Directgov 2010 and beyond: Revolution not evolution - Cabinet Office

Oct 14, 2010 - efficiencies can best be realised through the online delivery of .... level website domains (eg www.cabinetoffice.gov.uk) to a single top level.
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Race

Online 2012 14th October 2010

Dear Francis Maude,

DIRECTGOV 2010 AND BEYOND: REVOLUTION NOT EVOLUTION

You asked me to oversee a strategic review of Directgov and to report to you by the end of September. I have undertaken this review in the context of my wider remit as UK Digital Champion which includes offering advice on "how efficiencies can best be realised through the online delivery of public services." This means that I have not reviewed Directgov in isolation but as part of how the government can use the Internet both to communicate and interact better with citizens and to deliver significant efficiency savings from channel shift. This letter sets out my findings and key recommendations. Directgov as an organisation does two different things. It provides access to online transactional services such as student loans, car tax and Jobseekers' Allowance, and it publishes government information for citizens in one place on the Web. Currently, it is focussed on providing information that people need and on providing access to online transactions with less focus on government news, campaigns, and engagement. For me, the acid test for Directgov is whether it can empower, and make life simpler for, citizens and at the same time allow government to turn other things oft. A focus on vastly increasing the range, usage and quality of online transactions will deliver the greatest impact; less hassle for citizens & businesses, and greater efficiency. There has been a reinvention of the Internet and the behaviour of users in the last few years. Digital services are now more agile, open and cheaper. To take advantage of these changes, government needs to move to a 'service culture', putting the needs of citizens ahead of those of departments. This increase in focus on end users should include opening up government transactions so they can be easily delivered by commercial organisations and charities, and putting information wherever people are on the web by syndicating content.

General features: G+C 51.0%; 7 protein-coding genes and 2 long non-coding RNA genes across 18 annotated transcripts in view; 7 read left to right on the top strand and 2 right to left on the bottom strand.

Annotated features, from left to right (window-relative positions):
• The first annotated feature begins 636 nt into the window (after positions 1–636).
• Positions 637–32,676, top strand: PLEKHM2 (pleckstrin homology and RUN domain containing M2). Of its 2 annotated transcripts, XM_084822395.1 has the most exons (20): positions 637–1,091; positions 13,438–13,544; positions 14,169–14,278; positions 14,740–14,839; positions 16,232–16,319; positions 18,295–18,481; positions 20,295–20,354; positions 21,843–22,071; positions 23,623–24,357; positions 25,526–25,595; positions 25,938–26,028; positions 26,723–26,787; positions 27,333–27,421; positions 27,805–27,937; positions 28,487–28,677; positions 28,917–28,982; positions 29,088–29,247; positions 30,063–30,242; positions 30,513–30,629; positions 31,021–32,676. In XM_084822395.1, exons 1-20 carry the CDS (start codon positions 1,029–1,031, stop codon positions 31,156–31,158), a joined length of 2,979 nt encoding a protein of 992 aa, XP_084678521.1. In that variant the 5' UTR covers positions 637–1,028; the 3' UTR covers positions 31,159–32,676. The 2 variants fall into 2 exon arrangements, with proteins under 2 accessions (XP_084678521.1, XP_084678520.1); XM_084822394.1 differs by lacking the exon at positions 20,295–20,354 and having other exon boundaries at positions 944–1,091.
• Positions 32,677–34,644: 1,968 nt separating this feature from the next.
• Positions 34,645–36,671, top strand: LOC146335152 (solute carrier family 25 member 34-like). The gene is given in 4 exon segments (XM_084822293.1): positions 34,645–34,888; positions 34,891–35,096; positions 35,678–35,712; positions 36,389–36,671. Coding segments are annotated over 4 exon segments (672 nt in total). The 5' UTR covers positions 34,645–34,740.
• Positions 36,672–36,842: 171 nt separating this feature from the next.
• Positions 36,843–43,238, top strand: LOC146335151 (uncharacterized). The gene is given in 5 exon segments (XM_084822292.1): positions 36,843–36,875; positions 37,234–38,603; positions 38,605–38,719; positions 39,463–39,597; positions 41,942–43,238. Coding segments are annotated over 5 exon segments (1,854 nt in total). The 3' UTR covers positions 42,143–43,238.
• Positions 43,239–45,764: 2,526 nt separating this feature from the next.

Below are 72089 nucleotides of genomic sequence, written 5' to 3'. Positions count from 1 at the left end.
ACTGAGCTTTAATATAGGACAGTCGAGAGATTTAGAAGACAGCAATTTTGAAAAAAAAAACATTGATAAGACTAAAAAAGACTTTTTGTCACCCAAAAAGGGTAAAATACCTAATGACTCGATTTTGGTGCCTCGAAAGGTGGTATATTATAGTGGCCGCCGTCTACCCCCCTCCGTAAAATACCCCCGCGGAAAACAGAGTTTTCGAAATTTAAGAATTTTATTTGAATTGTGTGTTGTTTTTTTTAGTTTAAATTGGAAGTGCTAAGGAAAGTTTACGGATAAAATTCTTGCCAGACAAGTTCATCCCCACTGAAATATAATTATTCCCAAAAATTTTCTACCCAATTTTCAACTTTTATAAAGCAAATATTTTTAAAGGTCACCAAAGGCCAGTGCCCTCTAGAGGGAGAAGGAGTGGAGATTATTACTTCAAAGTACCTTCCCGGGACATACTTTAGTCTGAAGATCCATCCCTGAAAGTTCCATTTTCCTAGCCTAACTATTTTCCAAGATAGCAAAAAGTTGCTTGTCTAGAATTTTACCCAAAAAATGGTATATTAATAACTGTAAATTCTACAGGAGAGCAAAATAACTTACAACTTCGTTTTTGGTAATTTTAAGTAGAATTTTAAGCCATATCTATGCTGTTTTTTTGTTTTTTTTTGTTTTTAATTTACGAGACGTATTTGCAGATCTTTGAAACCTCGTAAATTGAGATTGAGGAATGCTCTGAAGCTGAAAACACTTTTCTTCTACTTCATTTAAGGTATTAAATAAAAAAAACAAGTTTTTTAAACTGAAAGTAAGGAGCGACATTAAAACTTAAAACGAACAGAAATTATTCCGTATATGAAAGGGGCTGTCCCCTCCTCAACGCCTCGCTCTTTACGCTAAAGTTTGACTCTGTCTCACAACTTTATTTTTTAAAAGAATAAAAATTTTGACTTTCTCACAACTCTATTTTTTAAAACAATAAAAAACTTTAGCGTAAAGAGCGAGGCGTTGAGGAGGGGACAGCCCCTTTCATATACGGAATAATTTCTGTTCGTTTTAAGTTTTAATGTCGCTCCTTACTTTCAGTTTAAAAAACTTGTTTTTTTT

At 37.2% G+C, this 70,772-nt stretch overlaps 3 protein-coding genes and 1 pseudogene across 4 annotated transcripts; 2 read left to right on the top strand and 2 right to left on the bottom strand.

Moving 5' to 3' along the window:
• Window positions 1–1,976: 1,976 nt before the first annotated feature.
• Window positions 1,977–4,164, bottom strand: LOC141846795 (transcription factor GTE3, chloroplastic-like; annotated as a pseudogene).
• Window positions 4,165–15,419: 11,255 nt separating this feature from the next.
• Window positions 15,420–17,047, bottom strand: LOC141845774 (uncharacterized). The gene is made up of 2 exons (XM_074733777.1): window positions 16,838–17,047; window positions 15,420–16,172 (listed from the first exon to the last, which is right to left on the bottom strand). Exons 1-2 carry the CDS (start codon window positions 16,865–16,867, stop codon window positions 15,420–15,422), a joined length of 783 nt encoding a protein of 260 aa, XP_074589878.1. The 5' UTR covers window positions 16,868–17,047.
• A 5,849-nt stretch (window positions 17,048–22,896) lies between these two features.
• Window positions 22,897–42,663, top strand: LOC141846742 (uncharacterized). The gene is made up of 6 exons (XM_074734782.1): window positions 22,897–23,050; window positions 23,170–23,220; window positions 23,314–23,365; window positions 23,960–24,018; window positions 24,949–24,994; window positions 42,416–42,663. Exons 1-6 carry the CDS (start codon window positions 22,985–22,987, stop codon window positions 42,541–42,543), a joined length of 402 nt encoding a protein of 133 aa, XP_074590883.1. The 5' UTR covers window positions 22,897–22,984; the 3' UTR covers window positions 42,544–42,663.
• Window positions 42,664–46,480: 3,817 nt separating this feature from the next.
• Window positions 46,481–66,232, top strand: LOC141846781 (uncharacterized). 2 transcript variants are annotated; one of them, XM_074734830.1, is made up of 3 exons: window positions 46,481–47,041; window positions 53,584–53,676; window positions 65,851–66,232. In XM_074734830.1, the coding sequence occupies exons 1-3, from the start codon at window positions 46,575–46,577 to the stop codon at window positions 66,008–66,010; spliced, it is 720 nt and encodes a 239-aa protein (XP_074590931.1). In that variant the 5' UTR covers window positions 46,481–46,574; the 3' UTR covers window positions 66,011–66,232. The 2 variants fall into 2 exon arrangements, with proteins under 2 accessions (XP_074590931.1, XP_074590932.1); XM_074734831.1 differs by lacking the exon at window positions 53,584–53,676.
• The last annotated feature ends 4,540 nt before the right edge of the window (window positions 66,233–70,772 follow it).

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My recommendations have radical implications for Government's entire web presence as well as for Directgov. I hope these recommendations provide you and Cabinet colleagues with a high level architecture for how Government internet services could be transformed over the next few years. I want to stress that this report is not a detailed review of Directgov's current operations or an implementation plan. Instead, I have concentrated on the inter­ relationship between Government use of the Internet, the need for channel shift and the future role of Directgov. Summary of Key Recommendations

1. Make Directgov the government front end for all departments' transactional online services to citizens and businesses, with the teeth to mandate cross government solutions, set standards and force departments to improve citizens' experience of key transactions.

2. Make Directgov a wholesaler as well as the retail shop front for government services & content by mandating the development and opening up of Application Programme Interfaces (APls) to third parties.

3. Change the model of government online publishing, by putting a new central team in Cabinet Office in absolute control of the overall user experience across all digital channels, commissioning all government online information from other departments.

4. Appoint a new CEO for Digital in the Cabinet Office with absolute authority over the user experience across all government online services (websites and APls) and the power to direct all government online spending.

Background To inform my review, the ERG Digital Delivery team commissioned Transform­ a consultancy company offering pro-bono work - to interview more than 50 lea